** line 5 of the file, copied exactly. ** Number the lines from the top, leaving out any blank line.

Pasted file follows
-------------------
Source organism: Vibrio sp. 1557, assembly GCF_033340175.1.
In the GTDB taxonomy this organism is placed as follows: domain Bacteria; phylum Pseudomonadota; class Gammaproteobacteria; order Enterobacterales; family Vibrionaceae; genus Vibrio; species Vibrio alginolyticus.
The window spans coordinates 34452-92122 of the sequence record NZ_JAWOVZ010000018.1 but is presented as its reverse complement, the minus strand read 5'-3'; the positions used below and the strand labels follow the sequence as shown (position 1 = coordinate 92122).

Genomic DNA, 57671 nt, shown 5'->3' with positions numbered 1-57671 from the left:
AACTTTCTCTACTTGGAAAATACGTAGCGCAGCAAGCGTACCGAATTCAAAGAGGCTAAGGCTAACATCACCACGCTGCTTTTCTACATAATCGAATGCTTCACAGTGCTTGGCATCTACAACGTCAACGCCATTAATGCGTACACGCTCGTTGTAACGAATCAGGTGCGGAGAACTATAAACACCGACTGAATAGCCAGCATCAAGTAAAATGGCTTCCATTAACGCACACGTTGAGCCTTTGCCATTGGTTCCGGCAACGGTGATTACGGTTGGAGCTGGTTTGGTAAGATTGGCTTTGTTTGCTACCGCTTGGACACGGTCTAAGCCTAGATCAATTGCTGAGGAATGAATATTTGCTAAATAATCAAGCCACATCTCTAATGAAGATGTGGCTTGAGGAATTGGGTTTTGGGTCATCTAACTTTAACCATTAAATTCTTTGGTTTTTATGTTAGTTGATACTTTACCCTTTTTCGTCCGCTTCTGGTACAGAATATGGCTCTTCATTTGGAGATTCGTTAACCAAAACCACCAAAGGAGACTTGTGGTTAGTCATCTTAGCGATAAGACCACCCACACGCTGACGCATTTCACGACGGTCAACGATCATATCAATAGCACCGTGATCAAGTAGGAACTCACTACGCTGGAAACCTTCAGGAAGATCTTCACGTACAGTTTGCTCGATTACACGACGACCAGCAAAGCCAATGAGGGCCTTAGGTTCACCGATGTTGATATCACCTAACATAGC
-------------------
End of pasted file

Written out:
AACTTTCTCTACTTGGAAAATACGTAGCGCAGCAAGCGTACCGAATTCAAAGAGGCTAAGGCTAACATCACCACGCTGCTTTTCTACATAATCGAATGCTTCACAGTGCTTGGCATCTACAACGTCAACGCCATTAATGCGTACACGCTCGTTGTAACGAATCAGGTGCGGAGAACTATAAACACCGACTGAATAGCCAGCATCAAGTAAAATGGCTTCCATTAACGCACACGTTGAGCCTTTGCCATTGGTTCCGGCAACGGTGATTACGGTTGGAGCTGGTTTGGTAAGATTGGCTTTGTTTGCTACCGCTTGGACACGGTCTAAGCCTAGATCAATTGCTGAGGAATGAATATTTGCTAAATAATCAAGCCACATCTCTAATGAAGATGTGGCTTGAGGAATTGGGTTTTGGGTCATCTAACTTTAACCATTAAATTCTTTGGTTTTTATGTTAGTTGATACTTTACCCTTTTTCGTCCGCTTCTGGTACAGAATATGGCTCTTCATTTGGAGATTCGTTAACCAAAACCACCAAAGGAGACTTGTGGTTAGTCATCTTAGCGATAAGACCACCCACACGCTGACGCATTTCACGACGGTCAACGATCATATCAATAGCACCGTGATCAAGTAGGAACTCACTACGCTGGAAACCTTCAGGAAGATCTTCACGTACAGTTTGCTCGATTACACGACGACCAGCAAAGCCAATGAGGGCCTTAGGTTCACCGATGTTGATATCACCTAACATAGC